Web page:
Not only does Thomas experience the exhilaration of learning to live alone, but she discovers that she can, and still does, love her husband. Her dogs lead her to this insight. In the snuggling presence of their warm bodies, they show her the powerful comfort of simply being together. Her dogs are, to her, wordless wonders, ever-present reminders of living in the moment. They show her, in their wordlessness, that language, at some level, may be pointless—or at least greatly overrated. “An unexamined life may not be worth living, but the overexamined life is hell,” she notes. “We talk too much.”

Perhaps it is this skepticism, this wariness of language that makes Thomas use it so sparingly and with such precision. Structured in a series of vignettes, her memoir is strung together with threads of lilting prose and keen observation. “After lunch Rich always takes his old place by the sink and begins to wash the dishes,” she writes. “No part of him has forgotten the slow circling of the sponge on the face of the plate, or the careful rinsing of glasses or cleaning between the tines of a fork. . . . Later he will put on his reading glasses and take up the paper. The dogs will deposit themselves near our feet. The afternoon will slide into evening, and before it gets dark I will take him back to the place where he lives, but not yet. For now, he will look at the paper and I will look at him, and let what’s over and done with disappear in the here and now.”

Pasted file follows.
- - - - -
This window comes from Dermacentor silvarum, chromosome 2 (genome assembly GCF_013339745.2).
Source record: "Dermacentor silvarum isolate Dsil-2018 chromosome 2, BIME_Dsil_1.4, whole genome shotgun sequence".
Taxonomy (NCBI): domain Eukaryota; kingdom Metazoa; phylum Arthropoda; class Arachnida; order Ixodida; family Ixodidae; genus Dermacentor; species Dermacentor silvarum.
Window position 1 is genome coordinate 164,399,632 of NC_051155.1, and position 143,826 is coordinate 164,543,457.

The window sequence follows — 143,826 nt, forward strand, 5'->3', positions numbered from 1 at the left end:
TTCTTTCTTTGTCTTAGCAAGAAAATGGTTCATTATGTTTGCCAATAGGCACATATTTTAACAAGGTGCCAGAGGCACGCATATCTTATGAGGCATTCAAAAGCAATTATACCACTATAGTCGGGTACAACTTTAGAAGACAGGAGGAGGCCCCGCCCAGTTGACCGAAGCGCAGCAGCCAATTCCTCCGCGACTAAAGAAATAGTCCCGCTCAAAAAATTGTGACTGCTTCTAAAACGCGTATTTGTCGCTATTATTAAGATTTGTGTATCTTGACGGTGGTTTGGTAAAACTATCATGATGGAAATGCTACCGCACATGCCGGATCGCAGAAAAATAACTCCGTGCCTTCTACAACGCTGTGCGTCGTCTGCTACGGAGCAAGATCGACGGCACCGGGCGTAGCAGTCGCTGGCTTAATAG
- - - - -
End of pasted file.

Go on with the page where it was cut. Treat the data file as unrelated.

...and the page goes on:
For Thomas, it seems, the act of writing itself has become an act of redemption. From the depths of catastrophe, she has crafted a painfully honest and loving portrait of the irrevocably altered life she finds herself leading. The stories are few, the moments are spare, but what Thomas tells us is shot through with light.

Stealing Love

Confessions of a Dognapper

Mary A. Fischer’s Stealing Love, by contrast, is full—almost too full—of examples of the potentially damaging effects inherent in language. Her childhood was scarred by hurtful words and a heartbreaking lack of deeply felt, unspoken love. “We subsisted on emotional crumbs,” she writes, “because there was nothing else.” As she becomes an adult, the effects of her childhood and the underlying issues remain the same: She tells of her unsatisfying relationships with her family members and her peers, especially men. Only the dogs (and several other animals) in her life provide a source of solace.